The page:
A diagram explaining a U-Flow honey house
Diagram of a U-Flow honey house setup.

Building components

Floors: Concrete floors make sense in a honey house as they’re durable and easy to clean. Consider adding a sealed coating to help keep the space sanitary.

Walls: Construct walls with a durable material that’s easy to clean. You’ll have ample working room if the ceiling is 10-12 feet high. Increasing the height further allows space to stack more hive bodies.

Coving: While not a concern for hobbyist beekeepers, commercial apiaries may need a flexible sealant where the floor and walls meet.

Do I need to build a honey house?

For small hobbyist beekeepers, investing in a standalone honey house usually won’t be worth the expense. But if you have an old shed or some spare space in an existing building, you could repurpose it.

Beekeepers with a growing yard will find having a purpose-built area for extraction significantly increases production efficiency.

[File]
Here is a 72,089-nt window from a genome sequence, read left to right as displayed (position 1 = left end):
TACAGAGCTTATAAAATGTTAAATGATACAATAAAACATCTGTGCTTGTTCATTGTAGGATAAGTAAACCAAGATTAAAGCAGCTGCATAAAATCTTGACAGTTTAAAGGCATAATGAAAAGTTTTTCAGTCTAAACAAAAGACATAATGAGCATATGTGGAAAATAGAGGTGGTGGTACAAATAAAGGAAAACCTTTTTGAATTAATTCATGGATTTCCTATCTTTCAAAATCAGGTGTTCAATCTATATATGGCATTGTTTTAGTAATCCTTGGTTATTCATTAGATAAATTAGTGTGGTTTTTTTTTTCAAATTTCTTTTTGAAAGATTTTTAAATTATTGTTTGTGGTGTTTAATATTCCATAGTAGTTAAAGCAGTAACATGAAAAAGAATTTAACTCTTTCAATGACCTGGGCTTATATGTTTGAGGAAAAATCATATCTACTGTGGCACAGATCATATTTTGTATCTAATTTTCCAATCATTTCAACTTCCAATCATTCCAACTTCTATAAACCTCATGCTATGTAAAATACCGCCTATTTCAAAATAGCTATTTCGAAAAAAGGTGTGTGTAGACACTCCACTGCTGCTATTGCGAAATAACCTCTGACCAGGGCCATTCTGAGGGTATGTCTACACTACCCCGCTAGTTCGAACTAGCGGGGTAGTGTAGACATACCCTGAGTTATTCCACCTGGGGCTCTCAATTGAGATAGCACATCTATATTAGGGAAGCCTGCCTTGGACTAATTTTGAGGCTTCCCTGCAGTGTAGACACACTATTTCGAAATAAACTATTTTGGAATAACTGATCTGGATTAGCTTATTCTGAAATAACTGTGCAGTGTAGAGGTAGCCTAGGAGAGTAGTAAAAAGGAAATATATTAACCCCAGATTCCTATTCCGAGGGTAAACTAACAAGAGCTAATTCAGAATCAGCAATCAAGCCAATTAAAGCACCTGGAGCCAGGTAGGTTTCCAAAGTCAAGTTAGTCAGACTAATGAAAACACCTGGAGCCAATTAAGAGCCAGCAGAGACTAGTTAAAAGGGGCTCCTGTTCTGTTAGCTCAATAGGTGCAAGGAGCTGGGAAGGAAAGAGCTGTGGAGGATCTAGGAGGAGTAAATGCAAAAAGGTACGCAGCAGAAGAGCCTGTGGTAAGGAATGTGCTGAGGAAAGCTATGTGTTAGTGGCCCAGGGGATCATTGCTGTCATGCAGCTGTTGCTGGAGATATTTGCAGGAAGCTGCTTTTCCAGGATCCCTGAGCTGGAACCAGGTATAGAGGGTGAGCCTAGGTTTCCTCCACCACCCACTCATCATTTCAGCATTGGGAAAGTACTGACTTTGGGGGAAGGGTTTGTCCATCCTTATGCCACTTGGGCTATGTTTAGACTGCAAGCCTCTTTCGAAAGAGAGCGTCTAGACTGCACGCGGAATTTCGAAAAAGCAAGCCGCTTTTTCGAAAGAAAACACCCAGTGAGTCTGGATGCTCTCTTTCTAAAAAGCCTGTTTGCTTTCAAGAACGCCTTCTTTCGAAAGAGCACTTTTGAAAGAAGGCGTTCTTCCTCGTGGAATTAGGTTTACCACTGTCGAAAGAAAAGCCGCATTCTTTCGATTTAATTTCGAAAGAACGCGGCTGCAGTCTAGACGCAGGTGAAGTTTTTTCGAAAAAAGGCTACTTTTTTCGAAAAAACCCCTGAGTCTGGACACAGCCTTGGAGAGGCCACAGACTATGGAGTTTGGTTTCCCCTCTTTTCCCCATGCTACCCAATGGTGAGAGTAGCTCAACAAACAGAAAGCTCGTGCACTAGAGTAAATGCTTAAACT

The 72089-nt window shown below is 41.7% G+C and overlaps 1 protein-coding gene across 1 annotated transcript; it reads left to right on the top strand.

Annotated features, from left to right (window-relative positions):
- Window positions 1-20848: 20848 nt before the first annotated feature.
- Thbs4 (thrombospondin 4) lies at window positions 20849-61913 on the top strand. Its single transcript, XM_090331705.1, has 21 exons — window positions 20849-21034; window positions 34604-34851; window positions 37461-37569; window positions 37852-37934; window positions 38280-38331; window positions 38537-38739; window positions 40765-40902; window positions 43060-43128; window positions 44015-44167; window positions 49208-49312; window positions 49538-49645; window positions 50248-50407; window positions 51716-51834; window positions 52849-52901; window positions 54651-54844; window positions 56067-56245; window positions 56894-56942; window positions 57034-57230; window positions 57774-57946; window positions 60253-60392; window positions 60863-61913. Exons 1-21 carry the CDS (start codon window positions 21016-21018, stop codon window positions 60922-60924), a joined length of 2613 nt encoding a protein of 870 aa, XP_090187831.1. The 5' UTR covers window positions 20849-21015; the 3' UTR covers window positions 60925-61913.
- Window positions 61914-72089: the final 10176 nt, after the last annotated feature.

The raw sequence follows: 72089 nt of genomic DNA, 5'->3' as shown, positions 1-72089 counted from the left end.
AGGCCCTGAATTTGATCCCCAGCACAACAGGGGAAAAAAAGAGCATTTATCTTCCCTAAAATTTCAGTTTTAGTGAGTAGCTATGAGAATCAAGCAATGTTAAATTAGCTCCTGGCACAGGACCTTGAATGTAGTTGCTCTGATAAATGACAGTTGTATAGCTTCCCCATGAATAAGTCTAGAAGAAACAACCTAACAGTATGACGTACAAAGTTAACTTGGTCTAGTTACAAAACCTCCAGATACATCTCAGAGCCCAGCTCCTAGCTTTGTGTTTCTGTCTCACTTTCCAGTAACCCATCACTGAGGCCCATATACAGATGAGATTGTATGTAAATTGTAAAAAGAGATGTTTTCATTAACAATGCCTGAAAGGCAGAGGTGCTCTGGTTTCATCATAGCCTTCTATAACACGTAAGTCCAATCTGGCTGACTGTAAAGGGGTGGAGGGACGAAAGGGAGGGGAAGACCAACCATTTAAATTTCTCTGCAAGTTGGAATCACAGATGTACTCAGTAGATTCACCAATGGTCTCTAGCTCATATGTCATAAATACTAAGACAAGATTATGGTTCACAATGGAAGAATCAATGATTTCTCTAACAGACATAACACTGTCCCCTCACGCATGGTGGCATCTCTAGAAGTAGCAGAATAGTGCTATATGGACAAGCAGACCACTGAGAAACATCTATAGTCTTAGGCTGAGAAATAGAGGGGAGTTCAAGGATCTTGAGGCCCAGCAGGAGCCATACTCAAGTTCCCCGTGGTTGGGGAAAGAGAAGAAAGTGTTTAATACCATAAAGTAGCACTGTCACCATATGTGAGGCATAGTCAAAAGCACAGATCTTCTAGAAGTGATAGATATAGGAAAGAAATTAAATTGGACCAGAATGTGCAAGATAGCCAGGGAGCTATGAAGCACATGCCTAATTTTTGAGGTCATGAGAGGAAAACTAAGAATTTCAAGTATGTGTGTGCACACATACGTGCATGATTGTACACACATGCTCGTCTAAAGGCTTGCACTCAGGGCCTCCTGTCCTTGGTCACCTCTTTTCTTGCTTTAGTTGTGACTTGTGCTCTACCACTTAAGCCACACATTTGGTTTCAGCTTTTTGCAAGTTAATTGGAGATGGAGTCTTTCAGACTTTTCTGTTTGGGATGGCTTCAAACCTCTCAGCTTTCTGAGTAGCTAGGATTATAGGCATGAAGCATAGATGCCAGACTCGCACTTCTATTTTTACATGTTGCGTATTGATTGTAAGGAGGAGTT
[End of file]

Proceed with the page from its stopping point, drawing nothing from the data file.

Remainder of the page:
Those looking to sell their honey and other resources should check the legal requirements in their town.

Quick tips for honey houses

  • Plan the equipment layout before planning the honey house to get a clear understanding of the room that is needed.
  • Small hobbyists on a budget may find a 40-foot container doubles as an excellent honey house.

Commonly asked questions

How much space does a honey house require?

The required space will depend on the number of hives and the type of equipment you intend to use in the honey room. As a ballpark guide, 150 square feet should offer sufficient room for a small apiary. There is an interesting discussion on Beesource you can also check out.

Can I extract outside?

While some beekeepers process honey outdoors, we do not recommend this practice. The honey’s aroma will quickly attract every bee and wasp to your location. You’ll have to deal with swarms of stinging insects.

What temperature should a honey house be?

A hotter temperature helps with honey extraction but also makes working uncomfortable. It is best to raise the temperature to 100F for 1-2 days before extraction, then turn it down during production.

If you enjoyed this article, check out our guide to the best options for honey extractors. We reveal some excellent units ranging in type, price, and capacity.